In the jungles of Brazil, some tribes kill children who are disabled, who were born to single mothers, and who are twins.  The Brazilian legislature is considering a bill outlawing these practices.  But anthropologists and other postmodernists are opposing the bill on the grounds that child-killing is part of these tribes’ culture. So reports the new Patheos blogger John Ehrett, who explores the conflict between human rights, as liberal democracies have understood them, and the new ideology of cultural relativism. … Read more

Tom Wolfe, 88, has died. The pioneer of “New Journalism,” which uses fictional techniques–an interior point of view, dialogue, thoughts, action, description, and a creative style–to write non-fiction, Wolfe later turned to fiction.  At a time when most novelists were writing interior narratives of consciousness, Wolfe made the case for big, sweeping novels about the outside social world, in the vein of Dickens.  Wolfe’s novels were, in effect, portraits of whole cities:  New York, Atlanta, Miami. Wolfe got his start chronicling… Read more

The medical profession enjoys some of the highest level of respect in the country, and rightly so.  Physicians, nurses, and other health-care workers do amazing work in healing our afflictions and saving our lives.  But they are human beings, susceptible to cultural pressures like everyone else.  So I hope we can ask without ingratitude whether the medical profession, as a whole, is abdicating its responsibilities when it comes to certain culturally-charged issues. Wired Magazine has published an article by Matt… Read more

The always-interesting Peter Leithart, a fellow Patheos blogger, discusses Systematic Theology, II: The Works of God (2001) by the late Lutheran theologian Robert Jenson. one of a series of posts on the Ten Commandments.  Leithart doesn’t always agree with him, nor would we more conservative Lutherans, Jenson being of the ELCA variety. However, I was struck by a quotation from Jenson in which he explains how the Commandments not only summarize the Natural Law, but define the foundations of any civil society. … Read more

Normally, the leadership of important government agencies like the CIA goes to politicians, campaign allies, or career bureaucrats.  This spoils system approach is not always bad, resulting in some effective leadership as well as some that is less effective.  This time, though, the president has nominated to head the nation’s spy agency an actual spy. Gina Haspel was not only a long-time CIA employee.  She was a clandestine field officer, working undercover in the most dangerous places in the world,… Read more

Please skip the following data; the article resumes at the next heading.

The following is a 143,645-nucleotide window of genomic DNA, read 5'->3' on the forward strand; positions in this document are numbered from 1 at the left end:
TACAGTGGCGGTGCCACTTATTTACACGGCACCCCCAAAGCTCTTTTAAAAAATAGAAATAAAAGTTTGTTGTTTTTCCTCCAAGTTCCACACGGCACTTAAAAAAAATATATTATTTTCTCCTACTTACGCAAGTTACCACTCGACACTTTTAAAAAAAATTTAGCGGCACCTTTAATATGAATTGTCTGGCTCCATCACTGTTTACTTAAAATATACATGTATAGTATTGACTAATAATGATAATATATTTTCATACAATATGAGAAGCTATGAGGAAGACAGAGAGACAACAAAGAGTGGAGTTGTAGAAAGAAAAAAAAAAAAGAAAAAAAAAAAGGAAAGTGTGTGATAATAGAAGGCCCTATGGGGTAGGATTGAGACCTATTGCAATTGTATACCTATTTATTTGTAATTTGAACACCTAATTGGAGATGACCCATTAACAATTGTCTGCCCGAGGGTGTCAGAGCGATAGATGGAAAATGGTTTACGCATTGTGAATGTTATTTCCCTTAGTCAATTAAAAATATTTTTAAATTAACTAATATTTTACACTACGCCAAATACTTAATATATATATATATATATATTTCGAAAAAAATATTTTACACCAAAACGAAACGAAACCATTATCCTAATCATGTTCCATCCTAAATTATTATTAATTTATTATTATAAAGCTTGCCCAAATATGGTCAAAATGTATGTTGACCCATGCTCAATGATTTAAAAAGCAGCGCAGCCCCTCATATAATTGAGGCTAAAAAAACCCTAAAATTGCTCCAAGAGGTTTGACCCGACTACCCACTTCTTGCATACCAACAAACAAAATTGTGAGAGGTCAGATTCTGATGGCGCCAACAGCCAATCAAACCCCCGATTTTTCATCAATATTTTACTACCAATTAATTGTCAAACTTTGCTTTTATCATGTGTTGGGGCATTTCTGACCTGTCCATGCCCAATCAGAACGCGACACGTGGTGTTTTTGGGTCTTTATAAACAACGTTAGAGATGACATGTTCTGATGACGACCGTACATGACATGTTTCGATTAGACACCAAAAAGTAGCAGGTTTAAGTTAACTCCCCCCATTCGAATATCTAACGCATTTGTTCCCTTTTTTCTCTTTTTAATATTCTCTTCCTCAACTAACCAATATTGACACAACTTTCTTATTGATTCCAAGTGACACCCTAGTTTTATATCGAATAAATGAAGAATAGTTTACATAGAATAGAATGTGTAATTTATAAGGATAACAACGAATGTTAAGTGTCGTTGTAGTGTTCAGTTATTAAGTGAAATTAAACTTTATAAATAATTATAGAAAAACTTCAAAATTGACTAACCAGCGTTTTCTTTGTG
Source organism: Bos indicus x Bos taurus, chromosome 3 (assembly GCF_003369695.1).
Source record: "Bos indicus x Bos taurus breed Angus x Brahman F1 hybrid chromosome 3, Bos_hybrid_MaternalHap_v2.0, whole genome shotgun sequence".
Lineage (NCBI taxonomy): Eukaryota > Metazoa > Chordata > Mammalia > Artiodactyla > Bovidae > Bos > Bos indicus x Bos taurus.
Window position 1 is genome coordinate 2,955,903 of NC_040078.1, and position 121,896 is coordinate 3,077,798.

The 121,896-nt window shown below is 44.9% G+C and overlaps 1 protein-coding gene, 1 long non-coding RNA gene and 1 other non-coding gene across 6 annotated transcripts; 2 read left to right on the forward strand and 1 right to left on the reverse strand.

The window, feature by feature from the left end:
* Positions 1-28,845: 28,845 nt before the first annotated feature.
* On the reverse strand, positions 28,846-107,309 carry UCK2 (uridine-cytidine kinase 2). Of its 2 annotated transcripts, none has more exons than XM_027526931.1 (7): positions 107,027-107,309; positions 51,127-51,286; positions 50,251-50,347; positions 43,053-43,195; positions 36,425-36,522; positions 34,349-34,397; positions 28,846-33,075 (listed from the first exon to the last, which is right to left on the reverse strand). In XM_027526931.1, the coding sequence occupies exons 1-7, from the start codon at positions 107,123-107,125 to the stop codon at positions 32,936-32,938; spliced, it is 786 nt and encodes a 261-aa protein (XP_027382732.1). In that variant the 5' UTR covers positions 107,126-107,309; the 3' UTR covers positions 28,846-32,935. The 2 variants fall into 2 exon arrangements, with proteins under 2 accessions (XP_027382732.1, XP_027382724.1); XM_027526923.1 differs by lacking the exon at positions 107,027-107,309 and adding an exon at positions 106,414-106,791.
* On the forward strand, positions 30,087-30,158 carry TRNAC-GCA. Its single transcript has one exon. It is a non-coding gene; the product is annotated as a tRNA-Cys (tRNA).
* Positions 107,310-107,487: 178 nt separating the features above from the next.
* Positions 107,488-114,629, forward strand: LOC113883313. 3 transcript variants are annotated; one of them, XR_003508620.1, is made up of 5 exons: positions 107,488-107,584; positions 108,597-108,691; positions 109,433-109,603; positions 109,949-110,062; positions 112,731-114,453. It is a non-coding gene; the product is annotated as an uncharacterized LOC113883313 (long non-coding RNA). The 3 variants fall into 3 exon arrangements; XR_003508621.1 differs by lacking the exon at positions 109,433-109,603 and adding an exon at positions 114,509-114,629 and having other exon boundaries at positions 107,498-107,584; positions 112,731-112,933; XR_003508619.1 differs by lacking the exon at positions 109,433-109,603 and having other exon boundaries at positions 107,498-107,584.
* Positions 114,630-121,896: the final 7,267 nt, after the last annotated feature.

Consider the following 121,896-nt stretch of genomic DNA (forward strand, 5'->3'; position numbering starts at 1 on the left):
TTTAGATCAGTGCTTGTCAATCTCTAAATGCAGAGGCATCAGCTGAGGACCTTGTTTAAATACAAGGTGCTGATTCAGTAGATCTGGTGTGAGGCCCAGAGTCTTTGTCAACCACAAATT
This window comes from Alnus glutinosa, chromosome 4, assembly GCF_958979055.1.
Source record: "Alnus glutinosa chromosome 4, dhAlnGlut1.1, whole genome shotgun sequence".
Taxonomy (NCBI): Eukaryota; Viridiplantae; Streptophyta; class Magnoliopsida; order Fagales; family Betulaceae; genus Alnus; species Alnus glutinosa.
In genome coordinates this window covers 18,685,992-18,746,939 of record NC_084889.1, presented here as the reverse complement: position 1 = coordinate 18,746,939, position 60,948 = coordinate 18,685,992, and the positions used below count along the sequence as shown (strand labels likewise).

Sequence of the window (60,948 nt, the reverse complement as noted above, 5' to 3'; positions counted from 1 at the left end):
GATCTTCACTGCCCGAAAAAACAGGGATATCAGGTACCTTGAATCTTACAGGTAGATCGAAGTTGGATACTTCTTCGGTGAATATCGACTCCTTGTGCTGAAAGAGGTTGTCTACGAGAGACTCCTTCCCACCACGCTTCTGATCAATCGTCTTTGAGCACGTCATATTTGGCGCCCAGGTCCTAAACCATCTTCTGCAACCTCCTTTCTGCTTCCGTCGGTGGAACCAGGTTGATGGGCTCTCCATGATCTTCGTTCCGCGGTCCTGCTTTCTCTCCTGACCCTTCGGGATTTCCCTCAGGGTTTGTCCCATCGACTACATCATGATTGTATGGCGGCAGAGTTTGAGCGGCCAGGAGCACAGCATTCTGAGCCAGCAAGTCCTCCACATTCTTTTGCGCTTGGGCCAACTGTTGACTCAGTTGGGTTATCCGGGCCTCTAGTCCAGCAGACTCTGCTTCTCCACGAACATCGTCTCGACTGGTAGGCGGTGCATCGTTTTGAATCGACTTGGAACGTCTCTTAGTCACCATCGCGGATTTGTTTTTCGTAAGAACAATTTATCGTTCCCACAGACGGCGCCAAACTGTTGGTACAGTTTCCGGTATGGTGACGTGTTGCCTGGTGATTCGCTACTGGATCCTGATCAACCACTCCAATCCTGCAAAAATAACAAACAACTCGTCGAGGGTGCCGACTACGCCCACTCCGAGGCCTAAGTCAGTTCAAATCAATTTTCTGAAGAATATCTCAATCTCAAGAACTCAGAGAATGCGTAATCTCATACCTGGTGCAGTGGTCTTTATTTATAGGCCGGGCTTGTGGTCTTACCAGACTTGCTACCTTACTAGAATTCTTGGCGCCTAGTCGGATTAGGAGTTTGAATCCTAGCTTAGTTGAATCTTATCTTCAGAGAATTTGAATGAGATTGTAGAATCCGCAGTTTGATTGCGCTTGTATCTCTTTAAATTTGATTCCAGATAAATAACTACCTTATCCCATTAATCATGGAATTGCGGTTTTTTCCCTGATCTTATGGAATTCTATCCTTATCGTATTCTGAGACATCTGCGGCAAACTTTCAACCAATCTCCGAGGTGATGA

More on the Ascension of Christ. . . .I keep reading on evangelical sites that with His Ascension, Jesus says goodbye, that He left at the most inopportune time, that the disciples now must carry on after Jesus is gone, that Jesus isn’t with us anymore until He returns.  Such laments about the absence of Jesus completely miss the point about the true meaning of His Ascension. As an antidote to these misunderstandings and to further celebrate Ascension Day and… Read more

Last month a man in Toronto drove his car into a crowd of people, killing 10.  His self-described motive?  To strike out against women, none of whom will have sex with him.  His Facebook page proclaimed the advent of “the Incel Rebellion.” The term derives from “Involuntary Celibate.”  Another Incel terrorist struck in 2014, in a shooting in Santa Barbara that killed 6 and wounded 14. It turns out, there is an “Incel Community”–consisting pretty much exclusively of men gathering… Read more

The resurrected Jesus was with His disciples for 40 days, and then He returned to His Father.  So on the 40th day after Easter, making it always fall on a Thursday, we celebrate Ascension Day.  Today is that day. This is one of the most significant and yet strangely neglected observances of the Church Year.  Part of the problem is that it is so misunderstood today. Christ’s Ascension does not mean that He goes away and is no longer with… Read more

Over half of the money that Americans spend on food goes for eating out in restaurants.  And what we pay for the actual production of food by farmers is only 7.8 cents for every dollar we spend. Caitlin Dewey, writing in the Washington Post, draws on data from the U. S. Department of Agriculture to give a fascinating breakdown of the American food dollar: 36.3 cents goes for food services (that is, the preparation of food in restaurants, fast food… Read more

  Eric Voegelin (1901-1985) is a thinker I want to look into more, writing as he does about civilizational change and the dire influence of gnosticism.  In this quotation, he says that the “worldly success” of a religion brings on its decline.  This is because a religion of power is incompatible with a religion of faith. From The New Science of Politics: An Introduction, pp. 122-123:  The life of the soul in openness toward God, the waiting, the periods of aridity and… Read more

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